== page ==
Today Inditex’s shops can be seen in places like New York’s Fifth Avenue, Paris’ Champs-Elysees, London’s Regent Street or Tokyo’s Shibuya Shopping Centre. At Zara, design is conceived as a process that is closely linked to the public. Information from our stores is constantly transmitted to a design team made up of over 200 professionals, informing them of our customers’ needs and concerns. Zara has stores specialized in junior fashion called Kiddy’s Class. Theses stores are in Spain, Portugal, France, Italy and Greece. Zara is in step with society, dressing the ideas, trends and tastes that society itself has developed.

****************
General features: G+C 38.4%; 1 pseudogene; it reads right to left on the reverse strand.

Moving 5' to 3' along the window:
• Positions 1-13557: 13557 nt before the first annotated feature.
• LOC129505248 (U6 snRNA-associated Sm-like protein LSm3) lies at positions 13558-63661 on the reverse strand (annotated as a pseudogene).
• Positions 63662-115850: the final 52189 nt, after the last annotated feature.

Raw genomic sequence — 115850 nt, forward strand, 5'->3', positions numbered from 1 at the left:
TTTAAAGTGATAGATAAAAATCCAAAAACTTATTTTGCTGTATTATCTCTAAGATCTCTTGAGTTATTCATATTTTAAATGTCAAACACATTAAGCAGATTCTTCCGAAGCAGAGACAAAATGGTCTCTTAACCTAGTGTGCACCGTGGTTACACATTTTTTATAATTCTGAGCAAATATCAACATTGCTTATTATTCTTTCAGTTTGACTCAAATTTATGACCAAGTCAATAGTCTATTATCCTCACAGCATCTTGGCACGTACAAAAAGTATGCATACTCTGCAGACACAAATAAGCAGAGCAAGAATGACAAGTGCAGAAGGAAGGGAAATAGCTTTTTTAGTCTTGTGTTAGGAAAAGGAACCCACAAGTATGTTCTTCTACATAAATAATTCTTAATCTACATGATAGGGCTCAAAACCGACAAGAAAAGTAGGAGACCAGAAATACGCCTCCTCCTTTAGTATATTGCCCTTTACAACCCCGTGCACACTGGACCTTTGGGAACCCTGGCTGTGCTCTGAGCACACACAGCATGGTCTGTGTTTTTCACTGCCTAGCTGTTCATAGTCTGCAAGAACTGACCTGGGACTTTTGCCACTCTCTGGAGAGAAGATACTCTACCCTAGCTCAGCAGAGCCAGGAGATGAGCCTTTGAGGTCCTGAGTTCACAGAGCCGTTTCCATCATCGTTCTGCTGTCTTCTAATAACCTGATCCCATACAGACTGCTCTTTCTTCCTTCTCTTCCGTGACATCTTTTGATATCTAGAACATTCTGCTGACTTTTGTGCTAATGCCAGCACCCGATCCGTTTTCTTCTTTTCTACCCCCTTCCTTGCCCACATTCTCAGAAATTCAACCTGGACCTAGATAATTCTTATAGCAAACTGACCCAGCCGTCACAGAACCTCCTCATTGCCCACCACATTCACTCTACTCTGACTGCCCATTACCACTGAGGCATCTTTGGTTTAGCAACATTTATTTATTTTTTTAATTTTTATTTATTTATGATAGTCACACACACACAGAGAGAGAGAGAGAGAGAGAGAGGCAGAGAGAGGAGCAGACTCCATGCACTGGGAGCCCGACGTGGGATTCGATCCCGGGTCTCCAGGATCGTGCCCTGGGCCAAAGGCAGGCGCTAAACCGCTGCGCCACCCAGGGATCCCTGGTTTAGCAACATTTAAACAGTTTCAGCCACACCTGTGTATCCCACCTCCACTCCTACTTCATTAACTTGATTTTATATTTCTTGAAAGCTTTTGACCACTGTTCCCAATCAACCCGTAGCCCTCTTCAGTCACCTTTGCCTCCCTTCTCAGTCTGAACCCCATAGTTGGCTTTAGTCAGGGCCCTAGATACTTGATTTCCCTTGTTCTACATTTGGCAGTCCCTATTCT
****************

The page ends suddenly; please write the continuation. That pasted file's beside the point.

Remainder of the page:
That is the key to its success among people, cultures and generations that, despite their differences, all share a special feeling for fashion. Question 1 – Zara’s Business Model and Competitive Analysis Zara, the most profitable brand of Inditex SA, the Spanish clothing retail group, opened its first store in 1975 in La Coruna, Spain; a city which eventually became the central headquarters for Zara’s global operations. Since then they have expanded operations into 45 countries with 531 stores located in the most important shopping districts of more than 400 cities in Europe, the Americas, Asia and Africa.